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Anne Marie McDonnell: America Cooks

by Robert Sievert

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Anne Marie McDonnell: The Inaudible Chirps of Gun Control

Anne Marie McDonnell: Extraordinary Rendition (Outsourcing Torture)

Anne Marie McDonnell: Convention

There is something sinister afoot in the new work of artist ANNE MARIE MCDONNELL . In a set of prints and a sculpted figures recently on view at Soho 20 a hand shoots a gun into a pie of blackbirds, a doughboy chef raises a bird speared on a chef's knife. There is a direct weaving of American politics into her images as violence, aggression and indifference to social problems are addressed.

She creates an allegorical set of chefs, each one addressing some issue that is of concern to the artist. The figures are constructed out of a childrens medium "model magic", a soft white air dried clay. The figures are "doughboys" like the one on TV, soft round and completely harmless; but here they are doing these outrageous acts. In "Can Marriage Be Saved" the white doughboy chef is pulling a bloody heart out of a wedding cake. In "Freegan Chef" a doughboy chef goes diving in a garbage pail trying to gather sustinence from what society has discarded.

I rather liked her "America Cooks" in which the doughboy chef proffers a tray of pills. Is this a reference to America’s chemical-societal solutions to such issues as hyperactivism, insomnia, phychosis and erectile dysfunction? Maybe there is a pill for everything. Another interesting piece is both a sculpture and a print: "The Sanctitiy of Vegetables". The sculpture has the chef raising a bunch of vegetables on high as a priest might raise the blesed sacrament. Yes, vegetables are sacred, everybody knows that; eat your vegetables has been a household mantra throughout our society for years. Vegetables have never harmed anyone, they can't.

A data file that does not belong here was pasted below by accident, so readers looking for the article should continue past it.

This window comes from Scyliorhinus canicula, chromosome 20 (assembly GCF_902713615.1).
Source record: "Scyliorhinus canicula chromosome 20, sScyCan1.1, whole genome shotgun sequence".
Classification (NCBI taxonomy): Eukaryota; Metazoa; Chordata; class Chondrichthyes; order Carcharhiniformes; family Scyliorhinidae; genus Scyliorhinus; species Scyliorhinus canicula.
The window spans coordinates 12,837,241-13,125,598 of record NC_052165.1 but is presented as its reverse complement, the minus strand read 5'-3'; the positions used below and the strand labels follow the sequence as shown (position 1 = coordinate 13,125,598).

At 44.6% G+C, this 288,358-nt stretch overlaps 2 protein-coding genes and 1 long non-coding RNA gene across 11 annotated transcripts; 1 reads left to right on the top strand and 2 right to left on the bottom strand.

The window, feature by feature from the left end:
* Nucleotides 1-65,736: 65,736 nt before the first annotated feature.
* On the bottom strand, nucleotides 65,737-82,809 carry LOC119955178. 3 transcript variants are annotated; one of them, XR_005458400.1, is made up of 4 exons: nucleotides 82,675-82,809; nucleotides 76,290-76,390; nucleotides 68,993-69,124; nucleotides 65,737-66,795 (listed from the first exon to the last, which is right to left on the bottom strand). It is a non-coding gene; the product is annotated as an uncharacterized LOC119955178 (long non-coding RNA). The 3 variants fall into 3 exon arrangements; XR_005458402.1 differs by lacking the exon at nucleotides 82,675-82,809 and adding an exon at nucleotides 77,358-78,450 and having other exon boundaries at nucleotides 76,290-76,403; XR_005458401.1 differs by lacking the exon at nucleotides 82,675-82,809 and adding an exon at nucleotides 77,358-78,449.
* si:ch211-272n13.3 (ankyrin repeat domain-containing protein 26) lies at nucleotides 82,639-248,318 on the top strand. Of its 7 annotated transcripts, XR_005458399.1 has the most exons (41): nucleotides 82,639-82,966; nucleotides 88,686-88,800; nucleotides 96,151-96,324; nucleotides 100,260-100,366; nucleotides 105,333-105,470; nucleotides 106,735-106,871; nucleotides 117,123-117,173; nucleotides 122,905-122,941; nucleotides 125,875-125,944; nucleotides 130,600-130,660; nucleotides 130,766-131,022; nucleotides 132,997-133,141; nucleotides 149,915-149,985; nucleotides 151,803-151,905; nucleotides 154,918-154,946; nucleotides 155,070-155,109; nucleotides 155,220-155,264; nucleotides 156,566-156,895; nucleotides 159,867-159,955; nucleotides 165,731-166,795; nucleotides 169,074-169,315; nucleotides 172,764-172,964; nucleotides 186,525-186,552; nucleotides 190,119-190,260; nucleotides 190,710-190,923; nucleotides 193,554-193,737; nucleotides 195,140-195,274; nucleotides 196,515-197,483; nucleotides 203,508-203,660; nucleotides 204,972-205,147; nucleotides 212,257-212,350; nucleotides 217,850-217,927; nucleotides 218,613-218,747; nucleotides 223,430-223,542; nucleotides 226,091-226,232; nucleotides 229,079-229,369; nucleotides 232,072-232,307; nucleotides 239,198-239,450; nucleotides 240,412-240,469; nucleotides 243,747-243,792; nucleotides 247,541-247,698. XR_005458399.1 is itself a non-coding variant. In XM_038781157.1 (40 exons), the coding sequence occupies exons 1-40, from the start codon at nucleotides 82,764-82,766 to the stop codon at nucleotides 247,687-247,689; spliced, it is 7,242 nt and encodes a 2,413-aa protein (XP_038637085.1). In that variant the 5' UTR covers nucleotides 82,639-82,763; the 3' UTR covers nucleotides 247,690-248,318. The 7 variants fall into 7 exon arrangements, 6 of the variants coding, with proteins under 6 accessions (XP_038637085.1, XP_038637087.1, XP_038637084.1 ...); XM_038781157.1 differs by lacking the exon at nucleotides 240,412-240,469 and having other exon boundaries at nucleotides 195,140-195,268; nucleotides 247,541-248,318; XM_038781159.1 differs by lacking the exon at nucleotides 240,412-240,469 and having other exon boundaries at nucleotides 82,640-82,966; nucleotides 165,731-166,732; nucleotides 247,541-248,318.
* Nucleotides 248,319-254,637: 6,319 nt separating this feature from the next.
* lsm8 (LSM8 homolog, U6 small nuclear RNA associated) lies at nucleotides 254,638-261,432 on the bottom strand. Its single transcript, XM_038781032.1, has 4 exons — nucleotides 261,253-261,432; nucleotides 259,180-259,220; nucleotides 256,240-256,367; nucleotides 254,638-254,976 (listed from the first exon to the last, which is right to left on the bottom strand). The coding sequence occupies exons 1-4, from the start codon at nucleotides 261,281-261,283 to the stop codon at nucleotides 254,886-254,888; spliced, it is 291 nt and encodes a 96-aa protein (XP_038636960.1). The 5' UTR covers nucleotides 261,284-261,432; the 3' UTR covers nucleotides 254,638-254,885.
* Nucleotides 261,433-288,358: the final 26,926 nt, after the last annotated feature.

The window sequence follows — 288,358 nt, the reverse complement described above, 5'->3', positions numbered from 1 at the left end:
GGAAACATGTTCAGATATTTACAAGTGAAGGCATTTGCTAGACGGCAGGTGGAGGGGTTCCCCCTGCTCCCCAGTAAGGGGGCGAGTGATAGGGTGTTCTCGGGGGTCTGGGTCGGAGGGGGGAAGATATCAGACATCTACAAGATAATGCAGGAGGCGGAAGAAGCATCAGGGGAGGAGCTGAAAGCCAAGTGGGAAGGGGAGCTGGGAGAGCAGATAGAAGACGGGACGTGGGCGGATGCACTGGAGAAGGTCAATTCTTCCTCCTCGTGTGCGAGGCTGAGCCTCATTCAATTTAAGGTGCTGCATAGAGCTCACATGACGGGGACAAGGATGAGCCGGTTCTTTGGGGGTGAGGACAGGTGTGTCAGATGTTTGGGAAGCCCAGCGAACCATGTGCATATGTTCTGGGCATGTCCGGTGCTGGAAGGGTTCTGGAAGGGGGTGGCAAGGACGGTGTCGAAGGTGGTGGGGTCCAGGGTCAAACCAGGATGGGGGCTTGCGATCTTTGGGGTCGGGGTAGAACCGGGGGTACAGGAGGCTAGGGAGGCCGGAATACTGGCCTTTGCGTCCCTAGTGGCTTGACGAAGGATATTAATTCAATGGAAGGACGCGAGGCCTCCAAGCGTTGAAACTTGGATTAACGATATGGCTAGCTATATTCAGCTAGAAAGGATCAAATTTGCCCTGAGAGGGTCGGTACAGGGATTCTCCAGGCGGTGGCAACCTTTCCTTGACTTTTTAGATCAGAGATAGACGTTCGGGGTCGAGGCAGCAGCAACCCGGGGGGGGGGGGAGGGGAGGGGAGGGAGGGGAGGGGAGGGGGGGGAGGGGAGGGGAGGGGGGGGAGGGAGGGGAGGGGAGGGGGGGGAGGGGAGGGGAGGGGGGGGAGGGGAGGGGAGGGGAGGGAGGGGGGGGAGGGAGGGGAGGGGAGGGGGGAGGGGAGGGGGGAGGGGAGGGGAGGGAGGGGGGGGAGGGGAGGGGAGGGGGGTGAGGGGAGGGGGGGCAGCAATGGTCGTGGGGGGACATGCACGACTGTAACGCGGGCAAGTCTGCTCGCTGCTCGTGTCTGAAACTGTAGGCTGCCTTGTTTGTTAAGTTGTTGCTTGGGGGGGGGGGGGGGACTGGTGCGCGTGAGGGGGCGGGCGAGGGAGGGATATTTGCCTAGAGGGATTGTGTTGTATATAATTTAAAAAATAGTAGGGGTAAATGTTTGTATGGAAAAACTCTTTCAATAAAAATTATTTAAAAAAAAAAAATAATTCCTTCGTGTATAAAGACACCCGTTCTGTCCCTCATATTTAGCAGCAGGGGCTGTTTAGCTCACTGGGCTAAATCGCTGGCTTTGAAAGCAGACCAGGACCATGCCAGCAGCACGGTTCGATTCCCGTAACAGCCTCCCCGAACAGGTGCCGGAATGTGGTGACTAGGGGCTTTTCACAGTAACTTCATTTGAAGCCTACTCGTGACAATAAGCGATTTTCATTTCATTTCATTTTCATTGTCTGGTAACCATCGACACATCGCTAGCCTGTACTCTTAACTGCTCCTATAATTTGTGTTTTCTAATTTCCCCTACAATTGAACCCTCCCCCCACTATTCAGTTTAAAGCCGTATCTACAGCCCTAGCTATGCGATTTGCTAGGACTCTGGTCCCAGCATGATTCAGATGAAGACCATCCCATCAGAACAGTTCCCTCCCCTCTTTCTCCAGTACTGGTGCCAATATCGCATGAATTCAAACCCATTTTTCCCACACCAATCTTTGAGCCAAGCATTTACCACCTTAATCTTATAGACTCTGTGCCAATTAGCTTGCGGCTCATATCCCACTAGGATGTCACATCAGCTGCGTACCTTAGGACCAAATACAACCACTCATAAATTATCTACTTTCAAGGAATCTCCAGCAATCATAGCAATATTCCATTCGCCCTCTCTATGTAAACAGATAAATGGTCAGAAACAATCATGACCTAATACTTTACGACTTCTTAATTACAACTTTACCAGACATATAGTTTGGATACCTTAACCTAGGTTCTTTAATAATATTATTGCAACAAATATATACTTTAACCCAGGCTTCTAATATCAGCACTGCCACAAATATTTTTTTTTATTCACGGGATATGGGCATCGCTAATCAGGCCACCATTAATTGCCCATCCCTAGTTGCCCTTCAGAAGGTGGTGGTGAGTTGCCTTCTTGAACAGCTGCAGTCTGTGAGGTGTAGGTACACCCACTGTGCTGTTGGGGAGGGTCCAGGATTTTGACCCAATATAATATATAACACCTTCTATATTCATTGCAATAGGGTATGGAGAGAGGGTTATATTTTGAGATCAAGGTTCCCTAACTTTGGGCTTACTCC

The artist has made a print on the same subject. In the print, just the hands are seen raising the vegetables. This collograph is constructed out of a painterly field of color onto which paper silhouettes are applied in a process known in the print world as "chin colle". McDonnell uses this technique freely as she sketches out her ideas with the kitchen as the centerpoint for her commentary on American society.

She even celebrates patron saints of the kitchen. Saint Anthony of Egypt, the patron Saint of butchers, becomes a doughboy butcher wielding a metal implement. Saint Martha is the patron Saint of the kitchen. McDonnell uses her new found modus operandi to present her as a doughlady whipping up a large bowl of victuals. What is more welcome than a figure ready to feed the world?

There is joy as well as fear and loathing in this rather well-focused work as McDonnell takes on major issues with ease. She is not bothered by technical or artistic matters in the direct statements of social concern.


Text copyright © 2005 Robert Sievert




August 17, 2005